Nearly 40 percent of all black kindergartners are overweight or obese, and nearly 40 percent of all Hispanic kindergartners in Connecticut are, too. A new policy brief by the Child Health and Development Institute says the best way to fight numbers like these is to “require action in a child’s earliest years — from birth to 2.” The numbers also indicate that 25 percent of all white kindergartners are overweight or obese also. “The numbers are staggering, and the health implications are so big,” said Judith Meyers, president and CEO of the Farmington-based CHDI, whose brief is based, in part, on research by UConn’s Rudd Center for Food Policy & Obesity. “Connecticut’s rates [of childhood obesity] are among the highest in the country,” she said.
Tens of thousands of Connecticut infants and toddlers are at risk for social and emotional problems, and the professionals who interact with them most need mental health training in order to help them, according to a report released this week. Children who live in poverty, are homeless or have suffered abuse or neglect are among those most likely to experience trauma at a young age, according to the report by the Child Health and Development Institute (CHDI) of Connecticut, and the key to helping them is providing the right support. “There is a tremendous opportunity to improve children’s lives by promoting a child’s secure attachment with a caregiver from the beginning,” said Judith Meyers, a psychologist and president and CEO of CHDI. “Professionals who care for young children are in the unique position to help families develop nurturing relationships.”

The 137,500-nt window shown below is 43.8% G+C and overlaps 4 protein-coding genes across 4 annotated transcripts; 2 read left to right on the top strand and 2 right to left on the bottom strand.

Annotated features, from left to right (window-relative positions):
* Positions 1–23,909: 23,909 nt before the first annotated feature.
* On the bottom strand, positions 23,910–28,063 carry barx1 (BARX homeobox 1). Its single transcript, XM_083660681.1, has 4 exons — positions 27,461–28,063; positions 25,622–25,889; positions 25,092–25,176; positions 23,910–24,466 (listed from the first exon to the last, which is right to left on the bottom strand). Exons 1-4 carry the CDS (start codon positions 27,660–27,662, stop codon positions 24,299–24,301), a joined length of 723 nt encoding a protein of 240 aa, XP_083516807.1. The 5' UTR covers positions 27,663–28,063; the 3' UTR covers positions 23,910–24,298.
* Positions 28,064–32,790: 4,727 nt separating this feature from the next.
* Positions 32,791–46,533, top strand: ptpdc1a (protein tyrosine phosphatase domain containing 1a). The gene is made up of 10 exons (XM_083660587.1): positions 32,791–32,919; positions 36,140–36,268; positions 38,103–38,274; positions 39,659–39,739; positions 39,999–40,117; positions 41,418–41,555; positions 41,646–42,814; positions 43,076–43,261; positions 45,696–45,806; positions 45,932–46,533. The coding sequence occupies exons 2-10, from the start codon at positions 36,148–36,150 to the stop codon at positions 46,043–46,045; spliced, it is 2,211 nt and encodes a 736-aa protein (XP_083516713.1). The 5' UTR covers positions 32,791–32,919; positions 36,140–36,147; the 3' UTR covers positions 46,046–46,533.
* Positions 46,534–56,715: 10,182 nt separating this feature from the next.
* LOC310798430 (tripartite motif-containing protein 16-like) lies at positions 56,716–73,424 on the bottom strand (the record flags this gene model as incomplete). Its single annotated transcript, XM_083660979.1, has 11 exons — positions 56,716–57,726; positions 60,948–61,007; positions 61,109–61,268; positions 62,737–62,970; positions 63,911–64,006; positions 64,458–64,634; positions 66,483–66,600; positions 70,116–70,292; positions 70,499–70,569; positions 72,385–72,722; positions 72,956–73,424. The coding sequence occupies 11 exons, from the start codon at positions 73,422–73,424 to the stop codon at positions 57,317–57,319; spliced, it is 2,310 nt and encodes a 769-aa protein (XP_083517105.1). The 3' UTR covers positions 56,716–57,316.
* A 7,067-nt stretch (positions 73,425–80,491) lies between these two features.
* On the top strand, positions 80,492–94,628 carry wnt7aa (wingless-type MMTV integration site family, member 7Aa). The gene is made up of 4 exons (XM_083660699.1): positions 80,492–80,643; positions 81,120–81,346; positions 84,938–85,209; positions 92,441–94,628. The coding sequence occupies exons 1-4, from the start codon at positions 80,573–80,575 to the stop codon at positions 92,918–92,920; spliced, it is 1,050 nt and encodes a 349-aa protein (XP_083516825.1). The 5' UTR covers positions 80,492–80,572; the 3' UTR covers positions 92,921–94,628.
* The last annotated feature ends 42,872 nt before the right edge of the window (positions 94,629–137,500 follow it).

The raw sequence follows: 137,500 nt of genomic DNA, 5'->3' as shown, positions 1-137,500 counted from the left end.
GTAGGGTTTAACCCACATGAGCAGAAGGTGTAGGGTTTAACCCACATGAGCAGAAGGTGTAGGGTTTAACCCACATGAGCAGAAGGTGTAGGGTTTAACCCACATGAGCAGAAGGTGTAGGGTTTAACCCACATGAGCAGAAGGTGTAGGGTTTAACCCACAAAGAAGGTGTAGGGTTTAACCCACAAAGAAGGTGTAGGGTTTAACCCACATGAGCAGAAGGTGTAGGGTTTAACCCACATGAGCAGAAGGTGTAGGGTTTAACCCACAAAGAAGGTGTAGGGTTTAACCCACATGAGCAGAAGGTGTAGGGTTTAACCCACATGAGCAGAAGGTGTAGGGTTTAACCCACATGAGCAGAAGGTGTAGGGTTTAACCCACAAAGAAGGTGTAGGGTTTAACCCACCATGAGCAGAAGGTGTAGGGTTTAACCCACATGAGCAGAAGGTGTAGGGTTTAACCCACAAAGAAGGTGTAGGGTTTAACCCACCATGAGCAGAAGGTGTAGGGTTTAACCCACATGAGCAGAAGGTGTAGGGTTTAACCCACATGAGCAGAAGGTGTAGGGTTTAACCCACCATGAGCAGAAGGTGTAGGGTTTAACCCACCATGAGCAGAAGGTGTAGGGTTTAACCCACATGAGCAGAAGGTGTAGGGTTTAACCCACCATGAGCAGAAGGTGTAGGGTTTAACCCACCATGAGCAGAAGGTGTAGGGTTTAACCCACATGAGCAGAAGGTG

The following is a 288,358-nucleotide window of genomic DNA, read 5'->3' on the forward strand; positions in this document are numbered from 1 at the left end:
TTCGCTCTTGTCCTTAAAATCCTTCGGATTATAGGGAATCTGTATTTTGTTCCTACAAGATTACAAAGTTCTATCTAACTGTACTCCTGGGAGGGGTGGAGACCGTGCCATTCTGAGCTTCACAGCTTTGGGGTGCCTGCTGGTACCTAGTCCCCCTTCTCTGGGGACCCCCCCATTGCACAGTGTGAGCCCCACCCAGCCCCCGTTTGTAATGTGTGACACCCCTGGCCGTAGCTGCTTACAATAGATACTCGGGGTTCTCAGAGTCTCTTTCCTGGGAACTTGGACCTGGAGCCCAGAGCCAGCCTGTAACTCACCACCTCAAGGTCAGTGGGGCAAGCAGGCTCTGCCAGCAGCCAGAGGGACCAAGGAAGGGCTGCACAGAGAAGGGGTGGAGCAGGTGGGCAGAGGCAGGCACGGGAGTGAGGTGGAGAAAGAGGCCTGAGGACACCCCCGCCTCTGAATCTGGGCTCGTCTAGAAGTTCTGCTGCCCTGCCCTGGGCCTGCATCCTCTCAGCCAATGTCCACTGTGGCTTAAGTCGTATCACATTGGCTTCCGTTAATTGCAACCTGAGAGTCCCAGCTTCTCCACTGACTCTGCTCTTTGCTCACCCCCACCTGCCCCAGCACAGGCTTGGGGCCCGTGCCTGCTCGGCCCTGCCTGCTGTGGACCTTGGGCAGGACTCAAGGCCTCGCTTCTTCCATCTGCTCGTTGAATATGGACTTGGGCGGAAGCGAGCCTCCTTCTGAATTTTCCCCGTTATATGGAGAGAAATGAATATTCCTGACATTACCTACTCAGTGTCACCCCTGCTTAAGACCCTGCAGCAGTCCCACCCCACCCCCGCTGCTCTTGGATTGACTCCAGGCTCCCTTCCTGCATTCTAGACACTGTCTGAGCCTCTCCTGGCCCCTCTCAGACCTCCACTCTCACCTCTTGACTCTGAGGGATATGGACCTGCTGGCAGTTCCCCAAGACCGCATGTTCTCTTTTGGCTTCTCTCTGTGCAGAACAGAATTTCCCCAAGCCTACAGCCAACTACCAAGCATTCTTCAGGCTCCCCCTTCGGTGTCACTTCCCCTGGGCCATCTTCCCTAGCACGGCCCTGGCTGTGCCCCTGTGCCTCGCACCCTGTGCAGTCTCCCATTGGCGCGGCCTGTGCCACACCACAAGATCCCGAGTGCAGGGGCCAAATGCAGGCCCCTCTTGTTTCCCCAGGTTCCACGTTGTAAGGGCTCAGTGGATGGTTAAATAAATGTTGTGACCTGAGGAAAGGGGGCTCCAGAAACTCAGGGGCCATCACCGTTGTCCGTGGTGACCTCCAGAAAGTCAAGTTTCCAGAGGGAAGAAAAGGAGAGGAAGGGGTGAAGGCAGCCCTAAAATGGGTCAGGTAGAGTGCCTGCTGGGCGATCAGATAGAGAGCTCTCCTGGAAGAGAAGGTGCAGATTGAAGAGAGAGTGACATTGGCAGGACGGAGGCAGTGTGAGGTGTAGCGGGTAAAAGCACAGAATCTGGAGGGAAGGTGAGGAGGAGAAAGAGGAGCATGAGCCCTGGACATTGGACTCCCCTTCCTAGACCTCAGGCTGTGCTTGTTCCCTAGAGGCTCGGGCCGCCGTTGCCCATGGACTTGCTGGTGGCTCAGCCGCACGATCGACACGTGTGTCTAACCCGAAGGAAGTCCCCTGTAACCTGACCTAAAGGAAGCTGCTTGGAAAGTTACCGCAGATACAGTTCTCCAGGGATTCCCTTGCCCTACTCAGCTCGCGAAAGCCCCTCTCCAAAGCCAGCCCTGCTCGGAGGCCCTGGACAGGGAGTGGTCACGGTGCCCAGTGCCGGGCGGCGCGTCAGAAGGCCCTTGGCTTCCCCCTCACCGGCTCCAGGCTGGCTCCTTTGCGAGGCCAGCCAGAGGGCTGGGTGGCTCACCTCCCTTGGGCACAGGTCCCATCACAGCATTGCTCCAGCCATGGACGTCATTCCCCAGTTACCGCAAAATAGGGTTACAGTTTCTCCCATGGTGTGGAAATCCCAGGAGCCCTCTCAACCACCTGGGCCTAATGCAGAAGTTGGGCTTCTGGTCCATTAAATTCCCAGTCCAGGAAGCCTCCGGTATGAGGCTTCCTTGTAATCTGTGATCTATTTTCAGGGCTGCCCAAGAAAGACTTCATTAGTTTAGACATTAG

The nonprofit institute suggests that all doctors, teachers, early care providers and others who work with infants and toddlers in Connecticut be trained in infant mental health. Helping children process and cope with trauma early is essential to their future success, said Melissa Mendez, co-lead author of the report and associate director of early childhood at the Wheeler Clinic in Plainville.